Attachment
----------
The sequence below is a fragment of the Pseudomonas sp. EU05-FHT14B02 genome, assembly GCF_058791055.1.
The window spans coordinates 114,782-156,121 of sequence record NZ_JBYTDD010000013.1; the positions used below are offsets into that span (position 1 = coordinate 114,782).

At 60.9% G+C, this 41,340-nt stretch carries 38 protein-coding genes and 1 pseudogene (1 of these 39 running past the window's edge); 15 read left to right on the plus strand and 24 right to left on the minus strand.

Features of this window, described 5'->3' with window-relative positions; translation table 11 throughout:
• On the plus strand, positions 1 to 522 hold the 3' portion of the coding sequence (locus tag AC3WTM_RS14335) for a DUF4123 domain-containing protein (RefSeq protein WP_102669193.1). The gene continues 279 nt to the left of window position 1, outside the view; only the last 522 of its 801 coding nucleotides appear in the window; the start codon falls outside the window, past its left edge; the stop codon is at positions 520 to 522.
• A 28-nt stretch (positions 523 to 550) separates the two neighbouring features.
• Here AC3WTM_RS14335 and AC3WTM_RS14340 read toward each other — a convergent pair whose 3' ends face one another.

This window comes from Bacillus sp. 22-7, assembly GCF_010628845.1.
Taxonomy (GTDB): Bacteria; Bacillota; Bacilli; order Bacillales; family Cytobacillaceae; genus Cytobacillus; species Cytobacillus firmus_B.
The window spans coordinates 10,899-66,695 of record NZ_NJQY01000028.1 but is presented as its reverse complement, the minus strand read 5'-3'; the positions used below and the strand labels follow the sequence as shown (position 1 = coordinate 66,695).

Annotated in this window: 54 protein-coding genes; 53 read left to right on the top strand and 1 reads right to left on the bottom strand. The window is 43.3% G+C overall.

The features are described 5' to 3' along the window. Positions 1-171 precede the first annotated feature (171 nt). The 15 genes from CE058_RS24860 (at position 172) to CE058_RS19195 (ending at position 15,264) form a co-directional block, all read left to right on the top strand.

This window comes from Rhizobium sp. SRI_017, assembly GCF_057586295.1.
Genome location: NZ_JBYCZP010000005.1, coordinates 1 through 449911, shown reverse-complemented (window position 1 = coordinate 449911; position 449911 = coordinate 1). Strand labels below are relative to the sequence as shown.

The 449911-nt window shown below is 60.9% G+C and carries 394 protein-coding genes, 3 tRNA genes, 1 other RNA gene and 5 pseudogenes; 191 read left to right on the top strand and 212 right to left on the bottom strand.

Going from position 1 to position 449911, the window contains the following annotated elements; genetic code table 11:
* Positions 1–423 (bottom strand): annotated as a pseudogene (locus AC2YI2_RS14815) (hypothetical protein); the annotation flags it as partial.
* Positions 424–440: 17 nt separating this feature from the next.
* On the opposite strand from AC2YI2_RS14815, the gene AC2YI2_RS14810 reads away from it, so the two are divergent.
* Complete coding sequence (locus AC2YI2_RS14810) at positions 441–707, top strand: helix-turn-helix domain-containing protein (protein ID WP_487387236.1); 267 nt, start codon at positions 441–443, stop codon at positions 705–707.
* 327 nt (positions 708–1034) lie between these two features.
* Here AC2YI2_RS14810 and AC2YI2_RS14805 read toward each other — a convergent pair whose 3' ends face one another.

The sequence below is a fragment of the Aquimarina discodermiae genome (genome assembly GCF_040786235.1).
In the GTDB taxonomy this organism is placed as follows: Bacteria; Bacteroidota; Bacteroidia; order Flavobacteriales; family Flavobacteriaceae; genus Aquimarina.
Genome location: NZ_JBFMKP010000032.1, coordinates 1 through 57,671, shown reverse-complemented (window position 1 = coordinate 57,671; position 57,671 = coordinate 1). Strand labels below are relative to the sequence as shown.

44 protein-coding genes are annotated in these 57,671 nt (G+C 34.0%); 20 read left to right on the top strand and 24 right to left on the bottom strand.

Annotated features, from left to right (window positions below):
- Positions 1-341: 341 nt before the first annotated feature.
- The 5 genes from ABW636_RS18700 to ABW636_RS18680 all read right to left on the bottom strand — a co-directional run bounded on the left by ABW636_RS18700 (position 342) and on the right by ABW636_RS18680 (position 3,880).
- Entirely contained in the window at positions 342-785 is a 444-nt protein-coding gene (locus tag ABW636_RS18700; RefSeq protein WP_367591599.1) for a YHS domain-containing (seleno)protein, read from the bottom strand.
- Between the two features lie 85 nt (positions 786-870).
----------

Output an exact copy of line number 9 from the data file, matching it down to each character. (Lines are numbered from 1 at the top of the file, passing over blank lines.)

Taxonomy (GTDB): Bacteria; Bacillota; Bacilli; order Bacillales; family Cytobacillaceae; genus Cytobacillus; species Cytobacillus firmus_B.